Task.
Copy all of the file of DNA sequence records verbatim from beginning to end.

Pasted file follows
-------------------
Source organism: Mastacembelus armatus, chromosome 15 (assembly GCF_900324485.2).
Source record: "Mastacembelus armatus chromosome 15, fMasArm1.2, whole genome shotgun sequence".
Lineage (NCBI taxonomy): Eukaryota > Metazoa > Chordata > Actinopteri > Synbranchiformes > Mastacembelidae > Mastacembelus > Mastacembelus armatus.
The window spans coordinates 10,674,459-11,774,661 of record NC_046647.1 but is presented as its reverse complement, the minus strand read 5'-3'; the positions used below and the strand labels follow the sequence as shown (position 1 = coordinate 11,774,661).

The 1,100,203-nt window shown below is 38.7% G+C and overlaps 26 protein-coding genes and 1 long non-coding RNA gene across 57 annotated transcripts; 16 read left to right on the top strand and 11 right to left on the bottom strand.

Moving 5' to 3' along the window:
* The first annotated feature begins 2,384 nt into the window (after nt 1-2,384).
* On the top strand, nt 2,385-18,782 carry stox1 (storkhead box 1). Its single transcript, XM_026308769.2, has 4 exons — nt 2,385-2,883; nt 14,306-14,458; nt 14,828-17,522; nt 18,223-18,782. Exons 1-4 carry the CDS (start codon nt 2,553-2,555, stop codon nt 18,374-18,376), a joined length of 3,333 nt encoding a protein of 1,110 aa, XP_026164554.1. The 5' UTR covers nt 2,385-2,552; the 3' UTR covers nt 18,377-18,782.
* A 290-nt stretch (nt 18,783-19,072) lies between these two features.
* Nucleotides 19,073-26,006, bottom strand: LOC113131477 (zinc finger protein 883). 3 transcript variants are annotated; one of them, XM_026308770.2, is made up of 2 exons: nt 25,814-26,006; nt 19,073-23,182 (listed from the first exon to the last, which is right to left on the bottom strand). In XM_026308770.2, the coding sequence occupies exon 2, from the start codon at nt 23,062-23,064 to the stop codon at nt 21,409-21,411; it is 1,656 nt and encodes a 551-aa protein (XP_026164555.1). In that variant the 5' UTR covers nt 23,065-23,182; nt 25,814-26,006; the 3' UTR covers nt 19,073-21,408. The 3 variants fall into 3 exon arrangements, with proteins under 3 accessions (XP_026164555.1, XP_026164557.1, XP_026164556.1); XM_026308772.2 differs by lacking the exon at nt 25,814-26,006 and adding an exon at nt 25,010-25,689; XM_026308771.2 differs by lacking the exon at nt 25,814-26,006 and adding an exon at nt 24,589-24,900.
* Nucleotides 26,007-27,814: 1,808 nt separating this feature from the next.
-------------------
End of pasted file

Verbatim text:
Source organism: Mastacembelus armatus, chromosome 15 (assembly GCF_900324485.2).
Source record: "Mastacembelus armatus chromosome 15, fMasArm1.2, whole genome shotgun sequence".
Lineage (NCBI taxonomy): Eukaryota > Metazoa > Chordata > Actinopteri > Synbranchiformes > Mastacembelidae > Mastacembelus > Mastacembelus armatus.
The window spans coordinates 10,674,459-11,774,661 of record NC_046647.1 but is presented as its reverse complement, the minus strand read 5'-3'; the positions used below and the strand labels follow the sequence as shown (position 1 = coordinate 11,774,661).

The 1,100,203-nt window shown below is 38.7% G+C and overlaps 26 protein-coding genes and 1 long non-coding RNA gene across 57 annotated transcripts; 16 read left to right on the top strand and 11 right to left on the bottom strand.

Moving 5' to 3' along the window:
* The first annotated feature begins 2,384 nt into the window (after nt 1-2,384).
* On the top strand, nt 2,385-18,782 carry stox1 (storkhead box 1). Its single transcript, XM_026308769.2, has 4 exons — nt 2,385-2,883; nt 14,306-14,458; nt 14,828-17,522; nt 18,223-18,782. Exons 1-4 carry the CDS (start codon nt 2,553-2,555, stop codon nt 18,374-18,376), a joined length of 3,333 nt encoding a protein of 1,110 aa, XP_026164554.1. The 5' UTR covers nt 2,385-2,552; the 3' UTR covers nt 18,377-18,782.
* A 290-nt stretch (nt 18,783-19,072) lies between these two features.
* Nucleotides 19,073-26,006, bottom strand: LOC113131477 (zinc finger protein 883). 3 transcript variants are annotated; one of them, XM_026308770.2, is made up of 2 exons: nt 25,814-26,006; nt 19,073-23,182 (listed from the first exon to the last, which is right to left on the bottom strand). In XM_026308770.2, the coding sequence occupies exon 2, from the start codon at nt 23,062-23,064 to the stop codon at nt 21,409-21,411; it is 1,656 nt and encodes a 551-aa protein (XP_026164555.1). In that variant the 5' UTR covers nt 23,065-23,182; nt 25,814-26,006; the 3' UTR covers nt 19,073-21,408. The 3 variants fall into 3 exon arrangements, with proteins under 3 accessions (XP_026164555.1, XP_026164557.1, XP_026164556.1); XM_026308772.2 differs by lacking the exon at nt 25,814-26,006 and adding an exon at nt 25,010-25,689; XM_026308771.2 differs by lacking the exon at nt 25,814-26,006 and adding an exon at nt 24,589-24,900.
* Nucleotides 26,007-27,814: 1,808 nt separating this feature from the next.